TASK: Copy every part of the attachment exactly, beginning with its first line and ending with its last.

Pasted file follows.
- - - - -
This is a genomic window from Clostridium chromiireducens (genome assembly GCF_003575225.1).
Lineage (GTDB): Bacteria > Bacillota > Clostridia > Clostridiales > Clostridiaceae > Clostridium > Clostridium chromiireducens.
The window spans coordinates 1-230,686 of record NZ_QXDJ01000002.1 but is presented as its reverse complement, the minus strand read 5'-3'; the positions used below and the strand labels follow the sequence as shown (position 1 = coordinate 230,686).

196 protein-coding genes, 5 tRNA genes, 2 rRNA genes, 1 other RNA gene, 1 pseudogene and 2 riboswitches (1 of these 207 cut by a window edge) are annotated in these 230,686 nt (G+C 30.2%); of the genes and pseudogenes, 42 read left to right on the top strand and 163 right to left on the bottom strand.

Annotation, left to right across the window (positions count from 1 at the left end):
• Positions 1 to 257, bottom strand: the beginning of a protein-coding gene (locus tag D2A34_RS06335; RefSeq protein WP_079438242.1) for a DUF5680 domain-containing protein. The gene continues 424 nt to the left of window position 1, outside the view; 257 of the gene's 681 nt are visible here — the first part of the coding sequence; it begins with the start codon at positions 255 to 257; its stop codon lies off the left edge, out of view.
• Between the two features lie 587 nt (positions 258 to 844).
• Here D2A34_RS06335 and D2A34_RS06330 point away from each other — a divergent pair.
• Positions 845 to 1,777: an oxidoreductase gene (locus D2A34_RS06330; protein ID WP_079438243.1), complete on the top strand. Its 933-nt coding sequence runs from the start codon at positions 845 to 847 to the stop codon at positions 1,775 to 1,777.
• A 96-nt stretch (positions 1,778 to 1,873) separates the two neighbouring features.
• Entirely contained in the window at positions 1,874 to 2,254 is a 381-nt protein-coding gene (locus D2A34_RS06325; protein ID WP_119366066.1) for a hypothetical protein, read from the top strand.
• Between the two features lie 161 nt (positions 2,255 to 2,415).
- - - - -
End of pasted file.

This is a genomic window from Clostridium chromiireducens (genome assembly GCF_003575225.1).
Lineage (GTDB): Bacteria > Bacillota > Clostridia > Clostridiales > Clostridiaceae > Clostridium > Clostridium chromiireducens.
The window spans coordinates 1-230,686 of record NZ_QXDJ01000002.1 but is presented as its reverse complement, the minus strand read 5'-3'; the positions used below and the strand labels follow the sequence as shown (position 1 = coordinate 230,686).

196 protein-coding genes, 5 tRNA genes, 2 rRNA genes, 1 other RNA gene, 1 pseudogene and 2 riboswitches (1 of these 207 cut by a window edge) are annotated in these 230,686 nt (G+C 30.2%); of the genes and pseudogenes, 42 read left to right on the top strand and 163 right to left on the bottom strand.

Annotation, left to right across the window (positions count from 1 at the left end):
• Positions 1 to 257, bottom strand: the beginning of a protein-coding gene (locus tag D2A34_RS06335; RefSeq protein WP_079438242.1) for a DUF5680 domain-containing protein. The gene continues 424 nt to the left of window position 1, outside the view; 257 of the gene's 681 nt are visible here — the first part of the coding sequence; it begins with the start codon at positions 255 to 257; its stop codon lies off the left edge, out of view.
• Between the two features lie 587 nt (positions 258 to 844).
• Here D2A34_RS06335 and D2A34_RS06330 point away from each other — a divergent pair.
• Positions 845 to 1,777: an oxidoreductase gene (locus D2A34_RS06330; protein ID WP_079438243.1), complete on the top strand. Its 933-nt coding sequence runs from the start codon at positions 845 to 847 to the stop codon at positions 1,775 to 1,777.
• A 96-nt stretch (positions 1,778 to 1,873) separates the two neighbouring features.
• Entirely contained in the window at positions 1,874 to 2,254 is a 381-nt protein-coding gene (locus D2A34_RS06325; protein ID WP_119366066.1) for a hypothetical protein, read from the top strand.
• Between the two features lie 161 nt (positions 2,255 to 2,415).